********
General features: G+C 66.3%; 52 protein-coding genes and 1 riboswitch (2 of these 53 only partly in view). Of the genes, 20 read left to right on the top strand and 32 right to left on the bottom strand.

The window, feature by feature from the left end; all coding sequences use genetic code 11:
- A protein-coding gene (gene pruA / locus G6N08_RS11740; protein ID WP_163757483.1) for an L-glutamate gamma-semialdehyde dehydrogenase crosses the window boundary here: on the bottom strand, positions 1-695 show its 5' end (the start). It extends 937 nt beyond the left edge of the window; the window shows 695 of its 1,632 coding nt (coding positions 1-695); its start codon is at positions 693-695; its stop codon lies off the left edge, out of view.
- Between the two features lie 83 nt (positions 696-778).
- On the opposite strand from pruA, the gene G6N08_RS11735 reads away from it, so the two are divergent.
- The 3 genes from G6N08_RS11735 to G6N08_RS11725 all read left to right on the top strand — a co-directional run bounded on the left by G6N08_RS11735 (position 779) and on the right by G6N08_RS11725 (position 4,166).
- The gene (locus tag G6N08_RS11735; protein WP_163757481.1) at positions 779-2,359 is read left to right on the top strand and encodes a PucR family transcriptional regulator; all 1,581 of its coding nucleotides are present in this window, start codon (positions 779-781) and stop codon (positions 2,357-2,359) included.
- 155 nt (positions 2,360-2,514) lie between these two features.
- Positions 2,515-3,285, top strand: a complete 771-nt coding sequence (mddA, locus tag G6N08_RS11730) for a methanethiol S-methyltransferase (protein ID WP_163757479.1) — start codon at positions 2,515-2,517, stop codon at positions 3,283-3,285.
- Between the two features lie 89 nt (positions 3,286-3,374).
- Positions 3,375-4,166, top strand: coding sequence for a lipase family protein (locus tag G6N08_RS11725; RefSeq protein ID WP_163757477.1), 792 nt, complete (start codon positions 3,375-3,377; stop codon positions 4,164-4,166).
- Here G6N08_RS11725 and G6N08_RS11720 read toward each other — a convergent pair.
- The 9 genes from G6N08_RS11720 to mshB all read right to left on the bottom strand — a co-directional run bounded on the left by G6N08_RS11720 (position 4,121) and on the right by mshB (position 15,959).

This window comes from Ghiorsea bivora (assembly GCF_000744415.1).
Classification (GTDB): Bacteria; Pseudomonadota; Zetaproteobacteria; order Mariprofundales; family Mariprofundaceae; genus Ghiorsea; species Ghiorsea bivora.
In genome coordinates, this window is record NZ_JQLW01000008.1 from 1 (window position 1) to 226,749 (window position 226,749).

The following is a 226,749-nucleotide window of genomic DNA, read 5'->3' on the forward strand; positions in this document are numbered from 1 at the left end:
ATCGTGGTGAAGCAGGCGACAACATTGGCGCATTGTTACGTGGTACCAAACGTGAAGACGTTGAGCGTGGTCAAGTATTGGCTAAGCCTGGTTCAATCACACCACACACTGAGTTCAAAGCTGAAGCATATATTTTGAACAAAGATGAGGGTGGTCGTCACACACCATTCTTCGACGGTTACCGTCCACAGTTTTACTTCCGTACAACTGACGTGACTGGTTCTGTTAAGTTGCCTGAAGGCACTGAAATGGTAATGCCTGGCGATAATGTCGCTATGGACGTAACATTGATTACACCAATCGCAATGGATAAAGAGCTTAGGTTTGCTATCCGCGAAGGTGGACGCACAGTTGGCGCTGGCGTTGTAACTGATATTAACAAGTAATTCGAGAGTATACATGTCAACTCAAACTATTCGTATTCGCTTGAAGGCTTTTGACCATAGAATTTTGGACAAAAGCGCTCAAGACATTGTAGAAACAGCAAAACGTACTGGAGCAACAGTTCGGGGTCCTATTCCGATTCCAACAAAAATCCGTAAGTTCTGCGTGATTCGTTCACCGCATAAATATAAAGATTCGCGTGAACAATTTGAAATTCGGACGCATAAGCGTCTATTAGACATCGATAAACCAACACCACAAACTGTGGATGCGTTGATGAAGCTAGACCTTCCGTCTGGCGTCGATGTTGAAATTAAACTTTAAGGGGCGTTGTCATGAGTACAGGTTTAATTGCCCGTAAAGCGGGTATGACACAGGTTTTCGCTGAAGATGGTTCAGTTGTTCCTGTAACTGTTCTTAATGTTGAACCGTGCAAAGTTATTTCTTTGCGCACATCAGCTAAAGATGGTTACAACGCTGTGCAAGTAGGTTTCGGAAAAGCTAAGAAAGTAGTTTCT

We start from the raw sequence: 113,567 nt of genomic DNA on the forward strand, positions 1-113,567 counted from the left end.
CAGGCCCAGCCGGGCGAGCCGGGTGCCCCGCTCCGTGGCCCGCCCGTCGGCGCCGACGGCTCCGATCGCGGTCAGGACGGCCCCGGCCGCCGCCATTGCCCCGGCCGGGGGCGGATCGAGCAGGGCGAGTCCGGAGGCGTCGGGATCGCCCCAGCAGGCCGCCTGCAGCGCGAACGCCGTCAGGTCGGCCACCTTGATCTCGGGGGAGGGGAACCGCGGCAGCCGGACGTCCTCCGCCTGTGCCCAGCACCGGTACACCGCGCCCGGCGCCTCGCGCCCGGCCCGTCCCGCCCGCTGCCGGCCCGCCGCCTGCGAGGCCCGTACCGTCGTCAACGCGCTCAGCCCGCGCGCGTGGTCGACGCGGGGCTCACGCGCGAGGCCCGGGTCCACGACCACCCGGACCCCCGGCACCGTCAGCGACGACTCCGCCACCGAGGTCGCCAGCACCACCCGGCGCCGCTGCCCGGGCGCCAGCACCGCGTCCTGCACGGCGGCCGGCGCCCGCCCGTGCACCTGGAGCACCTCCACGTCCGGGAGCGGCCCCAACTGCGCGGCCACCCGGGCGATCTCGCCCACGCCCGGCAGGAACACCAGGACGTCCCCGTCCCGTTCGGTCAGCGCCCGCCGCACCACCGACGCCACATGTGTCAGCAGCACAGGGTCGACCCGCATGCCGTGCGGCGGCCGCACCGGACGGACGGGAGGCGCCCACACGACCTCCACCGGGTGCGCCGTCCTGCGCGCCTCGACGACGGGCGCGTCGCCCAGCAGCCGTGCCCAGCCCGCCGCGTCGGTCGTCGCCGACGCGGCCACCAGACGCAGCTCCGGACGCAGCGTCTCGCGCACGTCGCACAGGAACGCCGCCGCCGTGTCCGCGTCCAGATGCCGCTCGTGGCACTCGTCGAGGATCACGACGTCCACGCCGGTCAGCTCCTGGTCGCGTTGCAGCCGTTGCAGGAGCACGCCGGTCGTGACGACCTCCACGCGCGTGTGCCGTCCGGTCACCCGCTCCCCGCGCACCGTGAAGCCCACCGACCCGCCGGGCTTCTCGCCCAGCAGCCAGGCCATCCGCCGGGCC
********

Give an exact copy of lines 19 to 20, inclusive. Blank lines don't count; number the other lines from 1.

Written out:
We start from the raw sequence: 113,567 nt of genomic DNA on the forward strand, positions 1-113,567 counted from the left end.
CAGGCCCAGCCGGGCGAGCCGGGTGCCCCGCTCCGTGGCCCGCCCGTCGGCGCCGACGGCTCCGATCGCGGTCAGGACGGCCCCGGCCGCCGCCATTGCCCCGGCCGGGGGCGGATCGAGCAGGGCGAGTCCGGAGGCGTCGGGATCGCCCCAGCAGGCCGCCTGCAGCGCGAACGCCGTCAGGTCGGCCACCTTGATCTCGGGGGAGGGGAACCGCGGCAGCCGGACGTCCTCCGCCTGTGCCCAGCACCGGTACACCGCGCCCGGCGCCTCGCGCCCGGCCCGTCCCGCCCGCTGCCGGCCCGCCGCCTGCGAGGCCCGTACCGTCGTCAACGCGCTCAGCCCGCGCGCGTGGTCGACGCGGGGCTCACGCGCGAGGCCCGGGTCCACGACCACCCGGACCCCCGGCACCGTCAGCGACGACTCCGCCACCGAGGTCGCCAGCACCACCCGGCGCCGCTGCCCGGGCGCCAGCACCGCGTCCTGCACGGCGGCCGGCGCCCGCCCGTGCACCTGGAGCACCTCCACGTCCGGGAGCGGCCCCAACTGCGCGGCCACCCGGGCGATCTCGCCCACGCCCGGCAGGAACACCAGGACGTCCCCGTCCCGTTCGGTCAGCGCCCGCCGCACCACCGACGCCACATGTGTCAGCAGCACAGGGTCGACCCGCATGCCGTGCGGCGGCCGCACCGGACGGACGGGAGGCGCCCACACGACCTCCACCGGGTGCGCCGTCCTGCGCGCCTCGACGACGGGCGCGTCGCCCAGCAGCCGTGCCCAGCCCGCCGCGTCGGTCGTCGCCGACGCGGCCACCAGACGCAGCTCCGGACGCAGCGTCTCGCGCACGTCGCACAGGAACGCCGCCGCCGTGTCCGCGTCCAGATGCCGCTCGTGGCACTCGTCGAGGATCACGACGTCCACGCCGGTCAGCTCCTGGTCGCGTTGCAGCCGTTGCAGGAGCACGCCGGTCGTGACGACCTCCACGCGCGTGTGCCGTCCGGTCACCCGCTCCCCGCGCACCGTGAAGCCCACCGACCCGCCGGGCTTCTCGCCCAGCAGCCAGGCCATCCGCCGGGCC